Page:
On March 28, 1975, Sunflower Electric Cooperative, Inc. ("Sunflower"), a wholesale customer of CKP, brought suit against KPL, CKP, and United in the United States District Court for the District of Kansas, claiming that the proposed merger would violate section 7 of the Clayton Act, 15 U.S.C. Sec. 18, and section 2 of the Sherman Act, 15 U.S.C. Sec. 2, and resulted from a conspiracy in violation of section 1 of the Sherman Act, 15 U.S.C. Sec. 1. Sunflower's complaint requested a permanent injunction, pursuant to15 U.S.C. Sec. 26, against consummation of the merger.1 The utility companies responded on June 2, 1975 by filing motions to dismiss Sunflower's complaint, arguing, inter alia, that exclusive, or at least primary, jurisdiction over the merger rests with the Federal Power Commission, and that the challenges to the validity of the merger should therefore either be dismissed or referred to the Commission for initial consideration.2
On June 11, 1975, in order to satisfy the condition in the merger agreement, KPL and CKP submitted an application to the Commission seeking approval of their merger under section 203 of the Federal Power Act, 16 U.S.C. Sec. 824b. That section provides that no public utility shall directly or indirectly merge or consolidate its facilities with those of any other person, transfer its assets to another company, or acquire the securities of any other public utility, "without first having secured an order of the Commission authorizing it to do so." The section further provides that, "[a]fter notice and opportunity for hearing, if the Commission finds that the proposed [transaction] will be consistent with the public interest, it shall approve the same."3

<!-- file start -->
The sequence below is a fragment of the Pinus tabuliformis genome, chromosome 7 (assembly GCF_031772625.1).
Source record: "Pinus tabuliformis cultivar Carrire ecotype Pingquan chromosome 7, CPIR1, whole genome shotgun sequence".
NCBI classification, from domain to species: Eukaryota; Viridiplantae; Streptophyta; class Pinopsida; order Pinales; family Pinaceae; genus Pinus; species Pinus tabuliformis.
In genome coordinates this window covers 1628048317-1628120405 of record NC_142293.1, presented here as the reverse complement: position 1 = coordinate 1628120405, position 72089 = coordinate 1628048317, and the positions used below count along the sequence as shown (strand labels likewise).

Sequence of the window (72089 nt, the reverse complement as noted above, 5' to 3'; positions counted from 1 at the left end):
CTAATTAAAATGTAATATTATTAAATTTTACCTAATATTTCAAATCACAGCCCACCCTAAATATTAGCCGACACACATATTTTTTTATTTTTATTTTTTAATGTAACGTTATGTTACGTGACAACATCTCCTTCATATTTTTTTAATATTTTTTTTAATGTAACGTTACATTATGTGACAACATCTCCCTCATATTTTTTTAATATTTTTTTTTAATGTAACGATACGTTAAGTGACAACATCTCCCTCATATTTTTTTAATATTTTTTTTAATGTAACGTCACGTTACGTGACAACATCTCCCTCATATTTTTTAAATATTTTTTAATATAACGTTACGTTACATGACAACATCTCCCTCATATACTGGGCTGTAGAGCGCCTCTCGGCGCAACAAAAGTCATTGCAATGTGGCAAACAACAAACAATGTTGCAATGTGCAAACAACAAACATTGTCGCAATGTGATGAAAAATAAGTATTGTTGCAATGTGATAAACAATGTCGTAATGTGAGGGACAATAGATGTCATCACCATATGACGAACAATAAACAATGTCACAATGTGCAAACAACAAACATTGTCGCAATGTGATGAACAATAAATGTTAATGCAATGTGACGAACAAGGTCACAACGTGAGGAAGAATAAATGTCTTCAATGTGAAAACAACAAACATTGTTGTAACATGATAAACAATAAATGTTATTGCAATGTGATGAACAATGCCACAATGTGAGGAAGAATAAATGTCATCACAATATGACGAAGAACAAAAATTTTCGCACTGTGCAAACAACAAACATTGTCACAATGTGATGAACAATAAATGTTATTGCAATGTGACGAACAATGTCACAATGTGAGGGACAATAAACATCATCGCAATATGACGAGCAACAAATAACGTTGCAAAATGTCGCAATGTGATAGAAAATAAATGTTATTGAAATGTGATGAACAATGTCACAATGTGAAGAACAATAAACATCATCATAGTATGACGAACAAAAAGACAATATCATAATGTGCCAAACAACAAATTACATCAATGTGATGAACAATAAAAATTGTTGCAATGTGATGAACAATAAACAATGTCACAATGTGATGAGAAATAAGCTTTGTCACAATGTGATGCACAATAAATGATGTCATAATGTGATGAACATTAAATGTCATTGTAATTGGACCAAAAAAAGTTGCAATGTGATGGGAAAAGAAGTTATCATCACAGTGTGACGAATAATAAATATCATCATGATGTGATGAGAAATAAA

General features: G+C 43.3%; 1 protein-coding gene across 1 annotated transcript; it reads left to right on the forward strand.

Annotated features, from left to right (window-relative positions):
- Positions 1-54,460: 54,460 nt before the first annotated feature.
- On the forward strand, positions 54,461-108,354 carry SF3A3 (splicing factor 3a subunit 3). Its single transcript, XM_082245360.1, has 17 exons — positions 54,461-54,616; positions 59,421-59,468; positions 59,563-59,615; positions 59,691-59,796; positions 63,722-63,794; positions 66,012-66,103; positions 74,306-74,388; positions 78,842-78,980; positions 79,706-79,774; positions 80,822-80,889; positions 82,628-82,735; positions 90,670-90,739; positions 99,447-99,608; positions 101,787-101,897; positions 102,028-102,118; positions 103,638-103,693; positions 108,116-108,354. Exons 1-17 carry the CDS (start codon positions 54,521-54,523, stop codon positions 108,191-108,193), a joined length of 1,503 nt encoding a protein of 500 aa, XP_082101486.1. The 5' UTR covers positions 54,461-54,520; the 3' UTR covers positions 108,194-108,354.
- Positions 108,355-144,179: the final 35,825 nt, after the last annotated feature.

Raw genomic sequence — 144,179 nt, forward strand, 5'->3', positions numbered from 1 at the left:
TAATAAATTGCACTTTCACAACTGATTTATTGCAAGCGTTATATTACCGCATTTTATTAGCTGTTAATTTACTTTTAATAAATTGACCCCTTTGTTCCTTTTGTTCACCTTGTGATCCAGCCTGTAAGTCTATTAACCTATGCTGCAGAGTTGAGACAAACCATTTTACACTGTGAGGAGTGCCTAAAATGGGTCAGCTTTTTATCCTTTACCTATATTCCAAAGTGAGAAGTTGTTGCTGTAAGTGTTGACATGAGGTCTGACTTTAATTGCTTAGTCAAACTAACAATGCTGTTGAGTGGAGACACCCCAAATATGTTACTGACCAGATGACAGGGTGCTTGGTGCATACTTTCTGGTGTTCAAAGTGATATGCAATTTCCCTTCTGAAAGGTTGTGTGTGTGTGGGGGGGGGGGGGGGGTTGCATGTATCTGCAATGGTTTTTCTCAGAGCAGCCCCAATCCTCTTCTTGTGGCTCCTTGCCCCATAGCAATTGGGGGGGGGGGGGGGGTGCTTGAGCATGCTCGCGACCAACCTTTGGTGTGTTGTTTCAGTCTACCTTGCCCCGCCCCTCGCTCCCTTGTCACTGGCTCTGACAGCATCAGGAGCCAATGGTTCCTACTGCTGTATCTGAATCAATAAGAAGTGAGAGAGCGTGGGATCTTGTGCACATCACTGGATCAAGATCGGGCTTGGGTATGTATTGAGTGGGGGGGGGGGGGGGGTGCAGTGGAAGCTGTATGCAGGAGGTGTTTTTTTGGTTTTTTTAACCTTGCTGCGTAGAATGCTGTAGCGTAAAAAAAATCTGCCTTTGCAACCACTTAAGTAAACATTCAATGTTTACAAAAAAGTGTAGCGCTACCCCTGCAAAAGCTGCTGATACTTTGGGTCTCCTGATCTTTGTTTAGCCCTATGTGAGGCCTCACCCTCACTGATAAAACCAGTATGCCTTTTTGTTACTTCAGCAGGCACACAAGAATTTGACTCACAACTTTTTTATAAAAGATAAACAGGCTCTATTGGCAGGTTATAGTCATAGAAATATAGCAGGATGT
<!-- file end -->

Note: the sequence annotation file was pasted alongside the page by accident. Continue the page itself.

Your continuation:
On the same day that KPL and CKP submitted their application under the Federal Power Act, the Commission received a letter dated June 9, 1975 from Sunflower's counsel, informing the Commission about the pending antitrust action and, on the basis of the Supreme Court's action in California, requesting the Commission to defer consideration of the merger application until after a decision on the merits in the antitrust suit. Sunflower also urged California upon the District Court, in response to the antitrust defendants' motion to dismiss on grounds of exclusive or primary jurisdiction. Furthermore, on August 18, 1975, Sunflower moved the District Court for a preliminary injunction against the merger. Petitioners and the other defendants in the antitrust suit argued that the motion for a preliminary injunction was premature, in that the merger could not be consummated without FPC approval, and that it was unlikely that approval would occur prior to a Commission hearing on the matter.